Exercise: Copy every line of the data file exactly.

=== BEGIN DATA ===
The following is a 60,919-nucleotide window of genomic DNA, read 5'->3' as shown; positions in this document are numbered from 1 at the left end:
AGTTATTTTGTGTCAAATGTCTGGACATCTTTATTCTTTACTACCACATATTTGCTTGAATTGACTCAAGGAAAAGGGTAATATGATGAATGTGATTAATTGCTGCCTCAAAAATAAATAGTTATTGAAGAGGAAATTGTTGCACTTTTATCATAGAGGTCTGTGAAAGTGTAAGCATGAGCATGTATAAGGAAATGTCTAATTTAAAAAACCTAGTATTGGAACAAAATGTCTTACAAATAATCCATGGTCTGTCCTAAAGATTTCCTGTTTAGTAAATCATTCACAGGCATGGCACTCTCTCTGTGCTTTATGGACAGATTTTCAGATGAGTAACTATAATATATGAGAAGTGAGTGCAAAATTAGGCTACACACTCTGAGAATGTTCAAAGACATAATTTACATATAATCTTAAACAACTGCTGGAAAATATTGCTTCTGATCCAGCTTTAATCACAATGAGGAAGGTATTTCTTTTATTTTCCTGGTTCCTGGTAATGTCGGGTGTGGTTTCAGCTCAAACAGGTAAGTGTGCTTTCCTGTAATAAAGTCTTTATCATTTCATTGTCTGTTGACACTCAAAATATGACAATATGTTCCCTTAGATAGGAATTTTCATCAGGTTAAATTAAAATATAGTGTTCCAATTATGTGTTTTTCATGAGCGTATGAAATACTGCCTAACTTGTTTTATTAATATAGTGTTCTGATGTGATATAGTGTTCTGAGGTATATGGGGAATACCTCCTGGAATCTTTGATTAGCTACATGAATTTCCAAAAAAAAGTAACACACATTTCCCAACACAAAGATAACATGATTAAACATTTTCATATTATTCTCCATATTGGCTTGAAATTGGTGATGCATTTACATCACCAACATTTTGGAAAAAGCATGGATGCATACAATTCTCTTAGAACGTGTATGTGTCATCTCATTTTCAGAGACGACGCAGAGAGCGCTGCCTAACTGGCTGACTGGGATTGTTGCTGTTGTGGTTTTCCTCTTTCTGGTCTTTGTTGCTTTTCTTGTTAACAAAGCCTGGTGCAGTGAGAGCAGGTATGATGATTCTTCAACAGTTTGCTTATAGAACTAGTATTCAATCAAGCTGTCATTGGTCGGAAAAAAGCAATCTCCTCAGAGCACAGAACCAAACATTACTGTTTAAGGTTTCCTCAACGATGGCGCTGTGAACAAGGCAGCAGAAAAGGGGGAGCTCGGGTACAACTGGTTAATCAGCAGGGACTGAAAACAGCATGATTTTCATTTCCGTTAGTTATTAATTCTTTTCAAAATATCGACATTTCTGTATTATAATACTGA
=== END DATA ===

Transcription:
The following is a 60,919-nucleotide window of genomic DNA, read 5'->3' as shown; positions in this document are numbered from 1 at the left end:
AGTTATTTTGTGTCAAATGTCTGGACATCTTTATTCTTTACTACCACATATTTGCTTGAATTGACTCAAGGAAAAGGGTAATATGATGAATGTGATTAATTGCTGCCTCAAAAATAAATAGTTATTGAAGAGGAAATTGTTGCACTTTTATCATAGAGGTCTGTGAAAGTGTAAGCATGAGCATGTATAAGGAAATGTCTAATTTAAAAAACCTAGTATTGGAACAAAATGTCTTACAAATAATCCATGGTCTGTCCTAAAGATTTCCTGTTTAGTAAATCATTCACAGGCATGGCACTCTCTCTGTGCTTTATGGACAGATTTTCAGATGAGTAACTATAATATATGAGAAGTGAGTGCAAAATTAGGCTACACACTCTGAGAATGTTCAAAGACATAATTTACATATAATCTTAAACAACTGCTGGAAAATATTGCTTCTGATCCAGCTTTAATCACAATGAGGAAGGTATTTCTTTTATTTTCCTGGTTCCTGGTAATGTCGGGTGTGGTTTCAGCTCAAACAGGTAAGTGTGCTTTCCTGTAATAAAGTCTTTATCATTTCATTGTCTGTTGACACTCAAAATATGACAATATGTTCCCTTAGATAGGAATTTTCATCAGGTTAAATTAAAATATAGTGTTCCAATTATGTGTTTTTCATGAGCGTATGAAATACTGCCTAACTTGTTTTATTAATATAGTGTTCTGATGTGATATAGTGTTCTGAGGTATATGGGGAATACCTCCTGGAATCTTTGATTAGCTACATGAATTTCCAAAAAAAAGTAACACACATTTCCCAACACAAAGATAACATGATTAAACATTTTCATATTATTCTCCATATTGGCTTGAAATTGGTGATGCATTTACATCACCAACATTTTGGAAAAAGCATGGATGCATACAATTCTCTTAGAACGTGTATGTGTCATCTCATTTTCAGAGACGACGCAGAGAGCGCTGCCTAACTGGCTGACTGGGATTGTTGCTGTTGTGGTTTTCCTCTTTCTGGTCTTTGTTGCTTTTCTTGTTAACAAAGCCTGGTGCAGTGAGAGCAGGTATGATGATTCTTCAACAGTTTGCTTATAGAACTAGTATTCAATCAAGCTGTCATTGGTCGGAAAAAAGCAATCTCCTCAGAGCACAGAACCAAACATTACTGTTTAAGGTTTCCTCAACGATGGCGCTGTGAACAAGGCAGCAGAAAAGGGGGAGCTCGGGTACAACTGGTTAATCAGCAGGGACTGAAAACAGCATGATTTTCATTTCCGTTAGTTATTAATTCTTTTCAAAATATCGACATTTCTGTATTATAATACTGA